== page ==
O’Neill, in fact, is a little late for these guys, whose previous productions include nineteenth-century works such as Mowatt’s Fashion, Dunlap’s Andre, Boucicault’s The Octoroon, Stone’s Metamora, Herne’s Margaret Fleming, or turn-of-the-century plays like Zangwill’s The Melting Pot and Fitch’s The City. The Metropolitan folks have long prided themselves on showcasing American theater before O’Neill. Last night what we saw was a bit like O’Neill before O’Neill.
The pieces we saw were “Before Breakfast” (1916), a one-woman monologue set in the margins of Greenwich Village bohemia; a Melvillean/Conradian sea-piece called “Ile” (1917), in which a monomaniacal whaleship captain pushes his men — and his wife, who’s along for the voyage — to the edge in his mad dash for 400 barrels; “The Movie Man” (1914), a satire on Hollywood’s investment in foreign war — in this case the Mexican revolution — in which a couple American filmmakers head south as embedded journalists of sorts in search of the perfect war footage (and a little sex on the side); “The Web” (1913), a tragicomic prostitute/gangster sketch set, presumably, on the Lower East Side, not far from where Stephen Crane’s Maggie would have lived; and “The Last Will and Testament of Silverdene Emblem O’Neill” (1940), a humorous and moving monologue on mortality spoken posthumously by O’Neill’s dog.
The texts for all of these and more are available online from the O’Neill eText Archive. Alex Roe, the Metropolitan’s Artistic Director (who pulled off a fantastic performance as “Blemie,” the dog, in the final monologue), wonders whether some of this material belonged to the trunk of plays O’Neill supposedly had with him when he first showed up in Provincetown.
The promotional material for the show had pegged “The Web” as the most “New York” of these plays, and it was easily the most energetic and rewarding. (Keri Serato, who played female roles in two of the other pieces as well, only fully came to life here, and delivered fantastically as the consumptive dame, and David Patrick Ford as a gangster on the run helped her push the role to its potential.) But I was pleasantly surprised by all the sideways glances at Village bohemia in “Before Breakfast.” As “Mrs. Rowland,” Sidney Forter gave a riveting performance — over half an hour spent talking to her husband, who’s supposedly shaving off stage, while she prepares his breakfast. He never answers, in spite of the fact that she moves from idle early morning chit-chat (between sneaking sips from a flask she keeps hidden) to a withering tongue-lashing for his failure to hold a job (a Harvard grad who’s knocked up the daughter of an Irish grocer, he’s slumming in the Village as a poet) and for his affair with a rich-girl fellow slummer who’s been duped by his poetic talk. In this sketch and in “The Web,” O’Neill takes potshots at wealthy New Yorkers with benevolent intentions, reformers who depend on vice for a sense of their own morality. Here the noble Harvard grad who’s heroically married the lower-class girl he impregnated lives a bohemian dream that begins to crumble on itself long before the action’s through.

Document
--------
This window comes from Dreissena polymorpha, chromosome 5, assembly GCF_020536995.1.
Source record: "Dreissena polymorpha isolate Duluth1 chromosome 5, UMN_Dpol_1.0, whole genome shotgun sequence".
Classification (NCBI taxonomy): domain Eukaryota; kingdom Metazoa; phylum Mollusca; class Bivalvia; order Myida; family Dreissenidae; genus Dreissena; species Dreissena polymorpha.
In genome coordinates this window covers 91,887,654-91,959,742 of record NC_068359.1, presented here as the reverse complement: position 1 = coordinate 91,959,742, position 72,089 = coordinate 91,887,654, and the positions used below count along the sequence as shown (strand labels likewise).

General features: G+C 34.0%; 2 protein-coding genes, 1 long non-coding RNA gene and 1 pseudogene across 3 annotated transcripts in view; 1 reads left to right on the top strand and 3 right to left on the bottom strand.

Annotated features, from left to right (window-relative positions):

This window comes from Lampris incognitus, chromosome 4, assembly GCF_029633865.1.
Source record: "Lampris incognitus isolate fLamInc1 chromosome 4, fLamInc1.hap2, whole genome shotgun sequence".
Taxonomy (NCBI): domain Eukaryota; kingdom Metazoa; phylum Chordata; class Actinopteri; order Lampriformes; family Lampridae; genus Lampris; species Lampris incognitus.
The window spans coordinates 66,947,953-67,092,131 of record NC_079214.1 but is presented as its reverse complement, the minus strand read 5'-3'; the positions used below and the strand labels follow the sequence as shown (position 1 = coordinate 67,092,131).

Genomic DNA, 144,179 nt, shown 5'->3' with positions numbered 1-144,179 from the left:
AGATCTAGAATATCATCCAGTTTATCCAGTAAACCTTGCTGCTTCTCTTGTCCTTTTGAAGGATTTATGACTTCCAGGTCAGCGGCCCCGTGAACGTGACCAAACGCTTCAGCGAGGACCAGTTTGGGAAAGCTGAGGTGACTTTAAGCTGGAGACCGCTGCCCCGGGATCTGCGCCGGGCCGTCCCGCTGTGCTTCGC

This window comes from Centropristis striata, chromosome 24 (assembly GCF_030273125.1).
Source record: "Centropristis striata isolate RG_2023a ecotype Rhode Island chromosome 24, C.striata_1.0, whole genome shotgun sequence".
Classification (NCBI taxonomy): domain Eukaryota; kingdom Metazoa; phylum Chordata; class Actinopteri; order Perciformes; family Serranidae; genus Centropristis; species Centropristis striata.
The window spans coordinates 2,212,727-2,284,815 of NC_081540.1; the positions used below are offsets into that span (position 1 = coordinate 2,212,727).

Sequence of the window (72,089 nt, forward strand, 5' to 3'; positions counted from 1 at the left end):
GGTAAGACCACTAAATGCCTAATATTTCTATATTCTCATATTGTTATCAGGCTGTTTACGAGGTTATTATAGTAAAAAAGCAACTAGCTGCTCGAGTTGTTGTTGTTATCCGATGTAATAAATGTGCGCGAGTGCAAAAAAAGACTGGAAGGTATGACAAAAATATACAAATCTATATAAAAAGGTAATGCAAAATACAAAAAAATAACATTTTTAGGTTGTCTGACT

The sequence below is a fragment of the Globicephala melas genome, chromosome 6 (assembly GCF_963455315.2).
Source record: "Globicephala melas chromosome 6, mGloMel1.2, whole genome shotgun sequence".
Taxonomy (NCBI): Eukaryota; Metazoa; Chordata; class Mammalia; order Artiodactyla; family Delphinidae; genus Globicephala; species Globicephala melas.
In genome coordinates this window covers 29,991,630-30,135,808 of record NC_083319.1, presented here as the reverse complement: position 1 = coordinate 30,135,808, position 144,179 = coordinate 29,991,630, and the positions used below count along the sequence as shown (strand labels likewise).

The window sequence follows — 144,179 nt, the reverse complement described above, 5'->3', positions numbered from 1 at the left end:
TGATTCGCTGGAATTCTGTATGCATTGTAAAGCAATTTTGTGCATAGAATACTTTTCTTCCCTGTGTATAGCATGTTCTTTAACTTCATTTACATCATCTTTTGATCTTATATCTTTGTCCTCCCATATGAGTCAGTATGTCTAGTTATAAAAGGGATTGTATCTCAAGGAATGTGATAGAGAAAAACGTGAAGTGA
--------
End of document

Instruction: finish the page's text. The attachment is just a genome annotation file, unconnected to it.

I’ve seen half a dozen or so plays at the Metropolitan and always feel rewarded for having made it out. No one else does this kind of work. But last night was unique in at least one way: Usually I’m aware that the plays I’m watching — Stone’s Metamora, for instance — were designed for enormous nineteenth-century theater spaces, not the intimate 60-or-so seater you find at the Metropolitan. Last night’s material, though, was clearly written for the “little” theaters of the early twentieth century downtown scene. They seemed perfectly suited to the space, which in several of the pieces came to feel as claustrophobic as a captain’s quarters in an ice-bound whaler or an LES tenement filled with TB, crying babies, and shouting neighbors. It’s unusual to feel transported to another age’s production plan — the sort of space where you set up a few tables and chairs, gather some like-minded folks together, and put on a play you’ve written for all your smartest friends.